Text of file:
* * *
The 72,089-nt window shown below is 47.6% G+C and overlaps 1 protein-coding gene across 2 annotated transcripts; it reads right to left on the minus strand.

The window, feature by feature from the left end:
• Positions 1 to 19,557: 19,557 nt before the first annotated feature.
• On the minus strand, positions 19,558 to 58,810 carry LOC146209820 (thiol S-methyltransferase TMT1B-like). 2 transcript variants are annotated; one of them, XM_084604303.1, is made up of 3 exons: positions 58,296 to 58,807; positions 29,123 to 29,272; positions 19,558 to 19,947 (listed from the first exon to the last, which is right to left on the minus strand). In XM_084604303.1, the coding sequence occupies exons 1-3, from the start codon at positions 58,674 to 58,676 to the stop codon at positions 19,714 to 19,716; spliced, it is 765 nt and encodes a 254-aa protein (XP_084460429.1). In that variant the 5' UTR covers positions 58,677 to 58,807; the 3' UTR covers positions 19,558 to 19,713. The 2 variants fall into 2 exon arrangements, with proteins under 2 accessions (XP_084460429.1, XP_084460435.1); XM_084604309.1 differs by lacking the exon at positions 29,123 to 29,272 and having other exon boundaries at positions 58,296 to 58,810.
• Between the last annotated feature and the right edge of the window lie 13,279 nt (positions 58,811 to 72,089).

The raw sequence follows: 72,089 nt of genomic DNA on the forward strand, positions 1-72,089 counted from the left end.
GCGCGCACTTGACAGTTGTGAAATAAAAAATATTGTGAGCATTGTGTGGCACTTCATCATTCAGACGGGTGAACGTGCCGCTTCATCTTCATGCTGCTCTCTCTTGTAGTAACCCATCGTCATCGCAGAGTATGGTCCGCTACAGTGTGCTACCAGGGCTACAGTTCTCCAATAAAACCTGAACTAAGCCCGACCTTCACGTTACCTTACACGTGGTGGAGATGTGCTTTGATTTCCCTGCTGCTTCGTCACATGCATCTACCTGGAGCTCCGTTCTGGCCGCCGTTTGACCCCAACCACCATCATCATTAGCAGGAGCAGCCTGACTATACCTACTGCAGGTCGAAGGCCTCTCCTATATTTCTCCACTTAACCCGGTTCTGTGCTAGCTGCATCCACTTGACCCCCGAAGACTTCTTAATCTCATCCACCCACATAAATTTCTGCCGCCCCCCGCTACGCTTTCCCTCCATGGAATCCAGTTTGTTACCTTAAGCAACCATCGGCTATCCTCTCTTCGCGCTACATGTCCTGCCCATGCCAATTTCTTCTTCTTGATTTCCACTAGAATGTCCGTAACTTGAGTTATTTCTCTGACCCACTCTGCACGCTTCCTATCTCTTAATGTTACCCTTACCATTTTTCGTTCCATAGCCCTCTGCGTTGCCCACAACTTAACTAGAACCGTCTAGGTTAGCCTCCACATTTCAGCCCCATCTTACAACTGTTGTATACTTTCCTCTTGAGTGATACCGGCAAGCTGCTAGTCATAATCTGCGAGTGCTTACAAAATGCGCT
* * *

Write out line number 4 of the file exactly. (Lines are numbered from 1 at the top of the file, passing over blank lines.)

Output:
• On the minus strand, positions 19,558 to 58,810 carry LOC146209820 (thiol S-methyltransferase TMT1B-like). 2 transcript variants are annotated; one of them, XM_084604303.1, is made up of 3 exons: positions 58,296 to 58,807; positions 29,123 to 29,272; positions 19,558 to 19,947 (listed from the first exon to the last, which is right to left on the minus strand). In XM_084604303.1, the coding sequence occupies exons 1-3, from the start codon at positions 58,674 to 58,676 to the stop codon at positions 19,714 to 19,716; spliced, it is 765 nt and encodes a 254-aa protein (XP_084460429.1). In that variant the 5' UTR covers positions 58,677 to 58,807; the 3' UTR covers positions 19,558 to 19,713. The 2 variants fall into 2 exon arrangements, with proteins under 2 accessions (XP_084460429.1, XP_084460435.1); XM_084604309.1 differs by lacking the exon at positions 29,123 to 29,272 and having other exon boundaries at positions 58,296 to 58,810.